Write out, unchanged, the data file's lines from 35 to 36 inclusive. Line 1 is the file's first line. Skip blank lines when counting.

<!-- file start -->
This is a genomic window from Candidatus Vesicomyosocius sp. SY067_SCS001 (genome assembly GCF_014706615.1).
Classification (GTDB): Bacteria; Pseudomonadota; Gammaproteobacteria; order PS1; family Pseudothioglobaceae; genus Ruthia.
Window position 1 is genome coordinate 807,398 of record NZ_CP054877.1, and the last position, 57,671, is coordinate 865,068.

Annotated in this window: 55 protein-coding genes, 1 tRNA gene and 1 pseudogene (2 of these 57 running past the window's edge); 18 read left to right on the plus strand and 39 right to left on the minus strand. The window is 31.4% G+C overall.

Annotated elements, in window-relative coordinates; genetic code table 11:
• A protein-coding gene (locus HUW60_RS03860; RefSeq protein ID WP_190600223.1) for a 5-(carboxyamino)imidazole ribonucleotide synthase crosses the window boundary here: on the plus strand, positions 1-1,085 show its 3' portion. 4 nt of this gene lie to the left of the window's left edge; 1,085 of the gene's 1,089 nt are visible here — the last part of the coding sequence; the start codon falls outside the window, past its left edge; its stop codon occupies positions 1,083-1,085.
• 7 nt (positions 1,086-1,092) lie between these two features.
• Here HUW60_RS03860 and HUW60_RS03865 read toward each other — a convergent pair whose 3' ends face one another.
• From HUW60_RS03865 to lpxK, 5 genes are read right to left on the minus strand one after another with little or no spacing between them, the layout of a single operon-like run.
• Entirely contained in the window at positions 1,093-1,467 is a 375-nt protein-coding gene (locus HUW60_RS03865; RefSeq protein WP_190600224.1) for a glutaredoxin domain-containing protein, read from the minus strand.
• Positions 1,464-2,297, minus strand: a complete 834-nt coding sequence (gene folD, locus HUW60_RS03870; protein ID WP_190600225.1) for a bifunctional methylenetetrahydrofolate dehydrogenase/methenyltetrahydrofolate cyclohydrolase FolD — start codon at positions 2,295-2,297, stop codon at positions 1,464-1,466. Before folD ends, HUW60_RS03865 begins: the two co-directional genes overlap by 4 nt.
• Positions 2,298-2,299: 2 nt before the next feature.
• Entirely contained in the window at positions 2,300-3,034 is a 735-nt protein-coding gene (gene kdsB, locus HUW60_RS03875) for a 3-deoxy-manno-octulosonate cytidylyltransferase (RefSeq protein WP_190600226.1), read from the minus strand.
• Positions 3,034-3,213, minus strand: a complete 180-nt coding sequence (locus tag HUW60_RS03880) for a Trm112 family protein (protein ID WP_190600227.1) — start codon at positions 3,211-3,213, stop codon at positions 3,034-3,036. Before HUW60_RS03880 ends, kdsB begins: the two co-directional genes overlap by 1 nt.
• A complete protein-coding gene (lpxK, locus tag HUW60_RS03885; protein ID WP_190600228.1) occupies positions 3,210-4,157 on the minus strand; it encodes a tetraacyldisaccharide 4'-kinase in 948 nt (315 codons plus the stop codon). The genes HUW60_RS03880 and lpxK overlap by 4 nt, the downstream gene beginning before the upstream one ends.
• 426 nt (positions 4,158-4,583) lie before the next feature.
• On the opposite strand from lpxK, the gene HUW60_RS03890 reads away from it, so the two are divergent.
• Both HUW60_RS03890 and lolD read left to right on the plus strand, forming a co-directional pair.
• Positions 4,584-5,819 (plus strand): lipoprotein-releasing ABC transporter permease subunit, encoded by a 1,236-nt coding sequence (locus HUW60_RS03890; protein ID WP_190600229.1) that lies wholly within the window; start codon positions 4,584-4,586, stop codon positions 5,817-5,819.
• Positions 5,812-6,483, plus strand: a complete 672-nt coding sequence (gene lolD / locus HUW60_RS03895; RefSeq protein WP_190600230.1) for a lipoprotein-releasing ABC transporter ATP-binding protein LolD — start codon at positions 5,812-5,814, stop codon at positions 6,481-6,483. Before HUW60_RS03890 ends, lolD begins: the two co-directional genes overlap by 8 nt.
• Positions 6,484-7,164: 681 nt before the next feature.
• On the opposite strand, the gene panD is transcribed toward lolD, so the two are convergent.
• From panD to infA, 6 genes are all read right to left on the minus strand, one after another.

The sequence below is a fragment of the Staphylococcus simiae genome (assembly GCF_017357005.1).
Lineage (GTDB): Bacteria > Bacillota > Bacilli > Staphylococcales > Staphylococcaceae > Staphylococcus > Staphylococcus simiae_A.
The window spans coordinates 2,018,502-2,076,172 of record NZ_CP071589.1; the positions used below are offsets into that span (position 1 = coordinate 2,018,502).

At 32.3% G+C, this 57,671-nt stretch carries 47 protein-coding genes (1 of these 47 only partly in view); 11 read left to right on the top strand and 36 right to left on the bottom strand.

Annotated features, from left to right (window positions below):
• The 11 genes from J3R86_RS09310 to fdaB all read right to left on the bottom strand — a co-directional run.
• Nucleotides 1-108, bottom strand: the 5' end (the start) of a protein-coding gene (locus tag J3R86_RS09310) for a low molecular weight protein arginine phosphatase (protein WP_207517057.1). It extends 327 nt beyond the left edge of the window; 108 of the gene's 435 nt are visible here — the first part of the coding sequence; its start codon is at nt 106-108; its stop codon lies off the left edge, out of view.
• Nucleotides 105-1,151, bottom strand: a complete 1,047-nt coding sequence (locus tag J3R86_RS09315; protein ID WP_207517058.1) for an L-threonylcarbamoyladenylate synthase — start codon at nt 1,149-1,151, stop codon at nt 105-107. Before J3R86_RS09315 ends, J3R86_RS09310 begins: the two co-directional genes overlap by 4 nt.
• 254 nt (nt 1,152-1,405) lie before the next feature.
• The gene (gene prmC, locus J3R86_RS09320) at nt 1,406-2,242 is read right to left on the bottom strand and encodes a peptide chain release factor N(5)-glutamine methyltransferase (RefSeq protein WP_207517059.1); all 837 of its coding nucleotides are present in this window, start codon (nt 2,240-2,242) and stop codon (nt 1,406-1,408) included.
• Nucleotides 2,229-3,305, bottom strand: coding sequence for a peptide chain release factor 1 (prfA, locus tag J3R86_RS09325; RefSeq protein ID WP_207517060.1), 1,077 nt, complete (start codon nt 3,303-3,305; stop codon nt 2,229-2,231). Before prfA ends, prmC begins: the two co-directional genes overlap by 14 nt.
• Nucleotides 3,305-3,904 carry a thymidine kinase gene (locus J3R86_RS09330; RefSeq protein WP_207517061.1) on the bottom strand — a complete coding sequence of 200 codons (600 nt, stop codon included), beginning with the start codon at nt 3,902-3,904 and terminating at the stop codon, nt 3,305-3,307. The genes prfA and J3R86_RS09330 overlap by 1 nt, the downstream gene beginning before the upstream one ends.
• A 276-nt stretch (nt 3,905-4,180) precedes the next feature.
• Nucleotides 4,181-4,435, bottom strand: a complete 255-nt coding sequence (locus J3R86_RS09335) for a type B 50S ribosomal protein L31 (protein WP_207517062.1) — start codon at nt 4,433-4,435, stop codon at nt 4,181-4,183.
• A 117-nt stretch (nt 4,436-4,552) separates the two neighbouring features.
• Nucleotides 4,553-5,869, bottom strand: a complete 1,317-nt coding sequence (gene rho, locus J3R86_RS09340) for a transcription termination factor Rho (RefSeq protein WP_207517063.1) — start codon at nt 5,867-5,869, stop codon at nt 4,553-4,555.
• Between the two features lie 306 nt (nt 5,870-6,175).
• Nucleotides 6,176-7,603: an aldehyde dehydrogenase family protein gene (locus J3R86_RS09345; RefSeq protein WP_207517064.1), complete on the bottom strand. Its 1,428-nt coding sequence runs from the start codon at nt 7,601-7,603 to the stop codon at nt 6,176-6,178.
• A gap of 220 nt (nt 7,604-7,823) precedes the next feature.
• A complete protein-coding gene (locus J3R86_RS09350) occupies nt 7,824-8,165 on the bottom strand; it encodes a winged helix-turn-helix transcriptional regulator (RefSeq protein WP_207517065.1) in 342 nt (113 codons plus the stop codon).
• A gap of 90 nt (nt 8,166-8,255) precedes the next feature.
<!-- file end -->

• Nucleotides 3,305-3,904 carry a thymidine kinase gene (locus J3R86_RS09330; RefSeq protein WP_207517061.1) on the bottom strand — a complete coding sequence of 200 codons (600 nt, stop codon included), beginning with the start codon at nt 3,902-3,904 and terminating at the stop codon, nt 3,305-3,307. The genes prfA and J3R86_RS09330 overlap by 1 nt, the downstream gene beginning before the upstream one ends.
• A 276-nt stretch (nt 3,905-4,180) precedes the next feature.